Finnish firm Biotie Therapies is buying Italian CNS and pain therapeutics specialist Newron Pharmaceuticals in a share-based deal valued at some €45 million. Newron’s stock was up more than 23% by mid-morning on announcement of the news, while Biotie’s was up a more conservative 7%.
The proposed deal will give former Newron stockholders a 21.1% stake in the combined entity. Based on the initial consideration shares, the deal represent an implied one-day premium for Newron shareholders of 38.3%.
“We have been working hard to find the right partner, and in Biotie we believe we have the best combination to create a European entity with critical mass to ensure that our pipeline will generate value for our shareholders,” remarks Luca Benatti, Newron CEO.
The merger isn’t expected to affect Biotie’s existing operations or organizations in Finland and the U.S., but the firms say the structure of Newron’s orgainzaiton in Italy and Switzerland will be reviewed and restructuring is planned.
The merged firm will have two late-stage drug candidates: Biotie’s opioid receptor antaogonist nalmefene completed Phase III trials as a treatment for alcohol dependence, and Newron’s safinamide is undergoing Phase III studies as an adjunctive treatment for Parkinson disease.
In January Biotie and nalmefene development partner Lundbeck reported positive data from the first two of three Phase III trials. At the time the firms said submission of a nalmefene MAA was projected for the second half of the year.
Merck Serono has exclusive, worldwide rights to develop and commercialize Newron’s safinamide for the treatment of Parksinon disease, Alzheimer disease, and other therapeutic indications. In November the firm reported positive results from an 18-month extension to a prior six-month safinamide trial. The study was part of the Phase III development program for safinamide, which includes the ongoing Motion and Settle studies.
The Biotie/Newron combined pipeline also includes clinical- and preclinical-stage drugs for the treatment of CNS disorders and autoimmune/inflammatory disorders. Biotie’s SYN-115 is an adenosine 2A receptor inhibitor in Phase II development for the treatment of Parkinson disease. It has been licensed to UCB for worldwide development and commercialization.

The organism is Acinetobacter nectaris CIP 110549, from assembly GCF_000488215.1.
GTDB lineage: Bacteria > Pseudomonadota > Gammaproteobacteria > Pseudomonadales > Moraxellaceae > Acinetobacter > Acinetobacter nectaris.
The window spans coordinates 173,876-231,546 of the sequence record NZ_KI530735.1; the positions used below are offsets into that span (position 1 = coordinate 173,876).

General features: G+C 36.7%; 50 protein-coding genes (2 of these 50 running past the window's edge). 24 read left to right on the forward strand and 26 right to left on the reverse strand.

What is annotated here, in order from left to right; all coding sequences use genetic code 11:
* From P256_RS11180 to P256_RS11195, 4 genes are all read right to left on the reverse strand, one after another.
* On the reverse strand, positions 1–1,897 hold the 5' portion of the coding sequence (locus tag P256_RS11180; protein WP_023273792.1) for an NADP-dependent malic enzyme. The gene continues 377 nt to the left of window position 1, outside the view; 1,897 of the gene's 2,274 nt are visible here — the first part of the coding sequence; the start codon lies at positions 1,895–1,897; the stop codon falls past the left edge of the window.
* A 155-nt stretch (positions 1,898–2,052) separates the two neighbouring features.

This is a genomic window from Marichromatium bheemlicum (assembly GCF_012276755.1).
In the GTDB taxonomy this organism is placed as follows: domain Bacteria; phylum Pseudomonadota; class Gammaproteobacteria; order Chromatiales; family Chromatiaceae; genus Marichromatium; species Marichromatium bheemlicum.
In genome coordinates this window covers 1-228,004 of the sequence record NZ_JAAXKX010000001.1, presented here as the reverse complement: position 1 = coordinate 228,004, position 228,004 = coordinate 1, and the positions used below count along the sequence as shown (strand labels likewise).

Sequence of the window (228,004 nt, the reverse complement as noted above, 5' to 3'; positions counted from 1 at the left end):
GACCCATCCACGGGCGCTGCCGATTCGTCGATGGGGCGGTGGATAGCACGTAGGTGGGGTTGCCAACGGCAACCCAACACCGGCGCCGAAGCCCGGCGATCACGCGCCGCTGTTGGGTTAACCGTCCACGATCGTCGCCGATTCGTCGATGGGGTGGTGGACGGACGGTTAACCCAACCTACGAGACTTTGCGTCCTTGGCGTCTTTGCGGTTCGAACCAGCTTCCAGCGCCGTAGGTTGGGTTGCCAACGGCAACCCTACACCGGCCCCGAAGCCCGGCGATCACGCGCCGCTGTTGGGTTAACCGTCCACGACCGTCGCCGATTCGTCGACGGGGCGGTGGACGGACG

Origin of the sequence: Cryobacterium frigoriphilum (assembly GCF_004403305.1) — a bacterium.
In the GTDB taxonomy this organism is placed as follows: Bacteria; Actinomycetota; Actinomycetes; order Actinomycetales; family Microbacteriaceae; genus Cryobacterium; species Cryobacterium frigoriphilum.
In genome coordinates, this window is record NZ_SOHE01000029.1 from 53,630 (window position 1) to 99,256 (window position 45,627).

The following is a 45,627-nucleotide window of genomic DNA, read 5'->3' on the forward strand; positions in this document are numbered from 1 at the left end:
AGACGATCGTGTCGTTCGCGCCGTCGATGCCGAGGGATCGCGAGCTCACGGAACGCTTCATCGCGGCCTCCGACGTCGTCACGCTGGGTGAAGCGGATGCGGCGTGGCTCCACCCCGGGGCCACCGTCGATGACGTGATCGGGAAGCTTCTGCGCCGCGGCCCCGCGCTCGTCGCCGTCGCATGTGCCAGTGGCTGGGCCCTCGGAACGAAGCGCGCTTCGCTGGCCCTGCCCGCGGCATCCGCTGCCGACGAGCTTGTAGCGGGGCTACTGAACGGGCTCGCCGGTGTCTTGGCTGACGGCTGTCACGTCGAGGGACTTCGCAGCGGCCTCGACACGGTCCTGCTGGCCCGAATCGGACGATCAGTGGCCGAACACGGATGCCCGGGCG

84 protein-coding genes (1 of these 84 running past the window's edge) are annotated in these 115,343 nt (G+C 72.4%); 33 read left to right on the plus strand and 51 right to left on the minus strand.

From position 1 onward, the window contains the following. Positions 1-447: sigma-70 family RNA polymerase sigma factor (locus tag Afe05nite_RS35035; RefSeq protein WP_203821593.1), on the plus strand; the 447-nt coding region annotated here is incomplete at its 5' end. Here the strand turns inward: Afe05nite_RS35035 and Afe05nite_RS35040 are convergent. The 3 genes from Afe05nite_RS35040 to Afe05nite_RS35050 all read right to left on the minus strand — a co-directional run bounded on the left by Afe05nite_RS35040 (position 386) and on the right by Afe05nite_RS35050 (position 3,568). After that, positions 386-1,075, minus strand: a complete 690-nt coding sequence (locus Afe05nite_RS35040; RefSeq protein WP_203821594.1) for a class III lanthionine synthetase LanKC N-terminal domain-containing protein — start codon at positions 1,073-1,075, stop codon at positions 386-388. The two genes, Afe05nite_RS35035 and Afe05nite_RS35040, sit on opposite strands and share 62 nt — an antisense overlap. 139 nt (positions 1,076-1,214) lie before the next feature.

SYBN-118 is a small molecule 4-hydroxyphenyl-pyruvate dioxygenase inhibitor for the treatment of movement disorders. It is subject to an option agreement with UCB. SYN-120 is a 5-HT6 receptor antagonist candidate for treating Alzheimer disease and other cognitive disorders, to which Roche has an option. The dopamine beta-hydroxylase inhibitor SYN-117 is a currently undergoing a DoD-funded Phase II study for the treatment of post-traumatic stress disorder.
BTT-1023 is a fully human antibody targeting vascular adhesion protein-1 (VAP-1). It is expected to start in proof-of-concept studies during 2012 and has completed two Phase Ib studies in RA and psoriasis. Seikagaku has licensed the rights to develop and commercialize VAP-1 in Japan, Taiwan, Singapore, New Zealand, and Australia. Development partners are being sought for Biotie’s small molecule PDE4 inhibitor candidate for the treatment of chronic obstructive pulmonary disease.
Meanwhile, further clinical development of Newron’s Phase II-stage ralfinamide for the treatment of pain and psychiatric disorders is under evaluation. Additional Newron projects include the neuroprotective candidate NF0220, which is in Phase I/II development for the treatment of Alzheimer disease and RA, and the late-preclincial-stage NW-3509 for the treatment of schizophrenia.
Newron recently acquired a license to develop the Phase II-stage CNS disease candidates pruvanserin and sarizotan from Merck KGaA. Under terms of this deal Merck Serono retains a buy-back option for each compound on the completion of proof-of-concept trials.